Improvisers tap into these same creative powers, but in a controlled way. They learn to cultivate a “dual mind,” part of which doesn’t plan or discriminate and thus unleashes its inventive powers, while the other part maintains a higher level monitoring of the situation, looking out for opportunities to develop the narrative.

In fact, this is in line with work on Jazz musicians that we discussed last year.

This particular study found that activity in the dorsolateral prefrontal cortex (DLPFC) – a large chunk of the frontal lobes – reduces during Jazz improvisation, suggesting that the mental controls are eased up allowing a more free flowing mental style.

Link to Tom’s Prospect article ‘Tall Stories’.

Cold asylum

New Scientist has a gallery of striking photos taken from Christopher Payne’s book that details his photographic tour of abandoned asylums in the US.

In both the UK and the US, and, I suspect, in many other countries, there are numerous unused decaying mental asylums that have become obsolete as ‘care in the community’ has become the flag under which mental health services have been reformed or ignored.

The NewSci gallery captures the faded grandeur of some of these impressive buildings and has photographs of the devices and technology from a psychiatry of a bygone era.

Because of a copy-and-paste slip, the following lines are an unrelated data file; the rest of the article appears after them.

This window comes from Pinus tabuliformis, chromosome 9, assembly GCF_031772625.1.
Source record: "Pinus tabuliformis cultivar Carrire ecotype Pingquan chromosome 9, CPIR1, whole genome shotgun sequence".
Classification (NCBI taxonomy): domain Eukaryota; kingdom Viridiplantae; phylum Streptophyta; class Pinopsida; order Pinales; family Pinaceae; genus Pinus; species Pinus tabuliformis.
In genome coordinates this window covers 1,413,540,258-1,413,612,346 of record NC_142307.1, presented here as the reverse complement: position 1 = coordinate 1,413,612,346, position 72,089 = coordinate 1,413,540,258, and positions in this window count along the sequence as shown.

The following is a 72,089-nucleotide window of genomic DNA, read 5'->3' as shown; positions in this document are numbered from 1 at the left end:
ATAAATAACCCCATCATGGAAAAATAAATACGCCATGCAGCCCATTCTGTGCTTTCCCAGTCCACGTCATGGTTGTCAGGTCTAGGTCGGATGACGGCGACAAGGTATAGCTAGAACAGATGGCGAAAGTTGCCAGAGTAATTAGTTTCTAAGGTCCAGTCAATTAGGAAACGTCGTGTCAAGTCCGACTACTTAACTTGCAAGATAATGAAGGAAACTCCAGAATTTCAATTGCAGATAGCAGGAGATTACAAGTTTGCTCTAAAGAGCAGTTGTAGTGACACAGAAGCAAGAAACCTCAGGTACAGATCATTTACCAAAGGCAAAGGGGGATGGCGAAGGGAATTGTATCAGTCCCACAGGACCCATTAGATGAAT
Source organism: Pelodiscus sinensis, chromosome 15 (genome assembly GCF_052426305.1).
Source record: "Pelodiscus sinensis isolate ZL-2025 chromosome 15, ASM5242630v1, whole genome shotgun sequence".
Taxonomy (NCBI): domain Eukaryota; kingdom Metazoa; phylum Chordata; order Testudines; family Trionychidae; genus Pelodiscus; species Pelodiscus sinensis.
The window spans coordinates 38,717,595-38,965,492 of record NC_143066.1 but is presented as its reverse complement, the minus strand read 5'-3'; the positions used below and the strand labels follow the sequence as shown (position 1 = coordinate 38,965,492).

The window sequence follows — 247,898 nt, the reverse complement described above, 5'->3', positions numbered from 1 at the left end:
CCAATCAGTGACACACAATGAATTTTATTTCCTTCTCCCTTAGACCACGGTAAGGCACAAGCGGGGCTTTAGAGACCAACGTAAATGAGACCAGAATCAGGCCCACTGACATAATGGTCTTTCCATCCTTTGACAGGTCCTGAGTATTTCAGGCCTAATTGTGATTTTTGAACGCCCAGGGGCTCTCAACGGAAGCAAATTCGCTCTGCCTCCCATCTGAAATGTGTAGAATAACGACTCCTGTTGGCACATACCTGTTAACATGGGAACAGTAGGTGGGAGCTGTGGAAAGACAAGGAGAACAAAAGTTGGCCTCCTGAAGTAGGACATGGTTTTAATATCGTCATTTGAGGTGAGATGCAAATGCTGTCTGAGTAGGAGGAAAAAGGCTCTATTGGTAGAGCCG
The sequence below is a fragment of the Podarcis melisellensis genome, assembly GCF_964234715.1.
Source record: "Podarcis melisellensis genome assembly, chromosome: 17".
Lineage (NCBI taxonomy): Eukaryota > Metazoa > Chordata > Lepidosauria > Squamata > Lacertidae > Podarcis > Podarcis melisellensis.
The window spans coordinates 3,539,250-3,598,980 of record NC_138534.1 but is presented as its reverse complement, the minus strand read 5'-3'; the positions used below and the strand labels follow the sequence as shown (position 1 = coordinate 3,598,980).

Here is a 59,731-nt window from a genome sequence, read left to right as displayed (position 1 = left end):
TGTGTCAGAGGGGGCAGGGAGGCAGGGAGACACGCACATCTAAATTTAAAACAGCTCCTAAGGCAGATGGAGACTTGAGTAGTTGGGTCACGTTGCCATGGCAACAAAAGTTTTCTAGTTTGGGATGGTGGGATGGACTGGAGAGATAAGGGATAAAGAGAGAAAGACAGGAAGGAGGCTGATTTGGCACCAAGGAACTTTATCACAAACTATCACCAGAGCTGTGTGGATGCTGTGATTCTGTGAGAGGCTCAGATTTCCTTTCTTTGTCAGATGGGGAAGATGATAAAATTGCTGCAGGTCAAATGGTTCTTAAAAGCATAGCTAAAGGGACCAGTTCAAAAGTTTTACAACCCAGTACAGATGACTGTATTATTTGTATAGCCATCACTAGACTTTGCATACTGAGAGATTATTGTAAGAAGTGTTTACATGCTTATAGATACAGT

As we discussed previously, many of the buildings are being converted into hotels, flats and the like with their past history hushed up, but what this photo set shows is that many more beautiful and architecturally unique buildings are simply being left to rot before they’re demolished.

By the way, the website of the book also has a fantastic slideshow with many more stunning photos – only hampered by the crippled flash interface. Look for the ‘Play Slideshow’ link at the bottom to kick it off.

Link to NewSci gallery of old asylum photos.
Link to website of Chris Payne’s ‘Asylum Book’.

Feliz Día Nacional del Psicólogo en Colombia

Colombia has an official Day of the Psychologist and you might be forgiven for thinking that it’s a self-declared promotional event by the psychology association here, but it isn’t, the day is established by law. Article 92 of Law 1090 establishes 20th November as the official celebration.